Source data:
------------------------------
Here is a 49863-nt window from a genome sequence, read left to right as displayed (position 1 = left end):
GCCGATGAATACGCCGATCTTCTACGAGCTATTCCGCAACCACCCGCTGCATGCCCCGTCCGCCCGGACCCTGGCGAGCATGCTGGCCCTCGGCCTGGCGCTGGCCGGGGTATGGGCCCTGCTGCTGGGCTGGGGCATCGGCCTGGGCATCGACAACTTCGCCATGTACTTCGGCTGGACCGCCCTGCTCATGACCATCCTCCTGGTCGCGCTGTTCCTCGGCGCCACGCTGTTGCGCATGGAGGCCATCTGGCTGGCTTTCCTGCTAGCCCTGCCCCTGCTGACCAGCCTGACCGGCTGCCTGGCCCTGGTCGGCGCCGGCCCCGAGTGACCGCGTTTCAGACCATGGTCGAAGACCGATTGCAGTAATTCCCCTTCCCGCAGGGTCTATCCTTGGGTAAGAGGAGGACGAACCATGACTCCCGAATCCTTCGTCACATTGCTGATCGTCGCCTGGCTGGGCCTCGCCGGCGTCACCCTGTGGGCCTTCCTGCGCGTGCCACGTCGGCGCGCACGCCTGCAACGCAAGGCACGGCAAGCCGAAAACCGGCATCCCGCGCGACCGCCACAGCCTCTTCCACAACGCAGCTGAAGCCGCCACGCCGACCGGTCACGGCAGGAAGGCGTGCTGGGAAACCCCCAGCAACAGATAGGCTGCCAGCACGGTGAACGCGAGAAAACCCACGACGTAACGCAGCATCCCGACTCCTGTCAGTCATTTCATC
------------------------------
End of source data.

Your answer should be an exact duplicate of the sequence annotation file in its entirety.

Here is a 49863-nt window from a genome sequence, read left to right as displayed (position 1 = left end):
GCCGATGAATACGCCGATCTTCTACGAGCTATTCCGCAACCACCCGCTGCATGCCCCGTCCGCCCGGACCCTGGCGAGCATGCTGGCCCTCGGCCTGGCGCTGGCCGGGGTATGGGCCCTGCTGCTGGGCTGGGGCATCGGCCTGGGCATCGACAACTTCGCCATGTACTTCGGCTGGACCGCCCTGCTCATGACCATCCTCCTGGTCGCGCTGTTCCTCGGCGCCACGCTGTTGCGCATGGAGGCCATCTGGCTGGCTTTCCTGCTAGCCCTGCCCCTGCTGACCAGCCTGACCGGCTGCCTGGCCCTGGTCGGCGCCGGCCCCGAGTGACCGCGTTTCAGACCATGGTCGAAGACCGATTGCAGTAATTCCCCTTCCCGCAGGGTCTATCCTTGGGTAAGAGGAGGACGAACCATGACTCCCGAATCCTTCGTCACATTGCTGATCGTCGCCTGGCTGGGCCTCGCCGGCGTCACCCTGTGGGCCTTCCTGCGCGTGCCACGTCGGCGCGCACGCCTGCAACGCAAGGCACGGCAAGCCGAAAACCGGCATCCCGCGCGACCGCCACAGCCTCTTCCACAACGCAGCTGAAGCCGCCACGCCGACCGGTCACGGCAGGAAGGCGTGCTGGGAAACCCCCAGCAACAGATAGGCTGCCAGCACGGTGAACGCGAGAAAACCCACGACGTAACGCAGCATCCCGACTCCTGTCAGTCATTTCATC